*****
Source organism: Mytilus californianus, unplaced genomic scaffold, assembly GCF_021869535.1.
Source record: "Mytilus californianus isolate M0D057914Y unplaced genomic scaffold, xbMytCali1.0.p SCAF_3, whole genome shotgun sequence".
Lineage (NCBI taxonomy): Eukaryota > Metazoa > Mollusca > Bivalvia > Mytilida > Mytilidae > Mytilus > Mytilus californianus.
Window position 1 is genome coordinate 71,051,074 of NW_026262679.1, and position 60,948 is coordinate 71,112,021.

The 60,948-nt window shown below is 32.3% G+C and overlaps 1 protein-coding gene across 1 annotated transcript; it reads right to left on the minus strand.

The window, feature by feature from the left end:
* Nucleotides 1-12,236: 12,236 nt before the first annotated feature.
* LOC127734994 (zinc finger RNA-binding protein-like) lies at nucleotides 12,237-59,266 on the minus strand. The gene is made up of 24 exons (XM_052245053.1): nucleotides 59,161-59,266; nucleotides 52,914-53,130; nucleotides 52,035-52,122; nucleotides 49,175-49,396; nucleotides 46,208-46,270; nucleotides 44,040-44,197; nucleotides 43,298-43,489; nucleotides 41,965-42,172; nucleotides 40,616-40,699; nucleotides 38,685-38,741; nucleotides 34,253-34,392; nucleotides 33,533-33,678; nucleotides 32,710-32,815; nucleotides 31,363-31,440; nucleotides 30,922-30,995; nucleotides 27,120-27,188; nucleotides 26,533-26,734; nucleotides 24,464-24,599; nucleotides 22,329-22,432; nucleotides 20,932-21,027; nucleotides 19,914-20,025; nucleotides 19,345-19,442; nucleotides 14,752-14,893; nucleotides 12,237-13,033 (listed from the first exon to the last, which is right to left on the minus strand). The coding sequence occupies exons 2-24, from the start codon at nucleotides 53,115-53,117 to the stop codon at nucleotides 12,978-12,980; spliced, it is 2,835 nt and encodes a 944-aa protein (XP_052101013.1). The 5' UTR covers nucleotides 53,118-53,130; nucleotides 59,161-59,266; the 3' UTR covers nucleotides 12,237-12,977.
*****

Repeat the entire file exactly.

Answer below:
Source organism: Mytilus californianus, unplaced genomic scaffold, assembly GCF_021869535.1.
Source record: "Mytilus californianus isolate M0D057914Y unplaced genomic scaffold, xbMytCali1.0.p SCAF_3, whole genome shotgun sequence".
Lineage (NCBI taxonomy): Eukaryota > Metazoa > Mollusca > Bivalvia > Mytilida > Mytilidae > Mytilus > Mytilus californianus.
Window position 1 is genome coordinate 71,051,074 of NW_026262679.1, and position 60,948 is coordinate 71,112,021.

The 60,948-nt window shown below is 32.3% G+C and overlaps 1 protein-coding gene across 1 annotated transcript; it reads right to left on the minus strand.

The window, feature by feature from the left end:
* Nucleotides 1-12,236: 12,236 nt before the first annotated feature.
* LOC127734994 (zinc finger RNA-binding protein-like) lies at nucleotides 12,237-59,266 on the minus strand. The gene is made up of 24 exons (XM_052245053.1): nucleotides 59,161-59,266; nucleotides 52,914-53,130; nucleotides 52,035-52,122; nucleotides 49,175-49,396; nucleotides 46,208-46,270; nucleotides 44,040-44,197; nucleotides 43,298-43,489; nucleotides 41,965-42,172; nucleotides 40,616-40,699; nucleotides 38,685-38,741; nucleotides 34,253-34,392; nucleotides 33,533-33,678; nucleotides 32,710-32,815; nucleotides 31,363-31,440; nucleotides 30,922-30,995; nucleotides 27,120-27,188; nucleotides 26,533-26,734; nucleotides 24,464-24,599; nucleotides 22,329-22,432; nucleotides 20,932-21,027; nucleotides 19,914-20,025; nucleotides 19,345-19,442; nucleotides 14,752-14,893; nucleotides 12,237-13,033 (listed from the first exon to the last, which is right to left on the minus strand). The coding sequence occupies exons 2-24, from the start codon at nucleotides 53,115-53,117 to the stop codon at nucleotides 12,978-12,980; spliced, it is 2,835 nt and encodes a 944-aa protein (XP_052101013.1). The 5' UTR covers nucleotides 53,118-53,130; nucleotides 59,161-59,266; the 3' UTR covers nucleotides 12,237-12,977.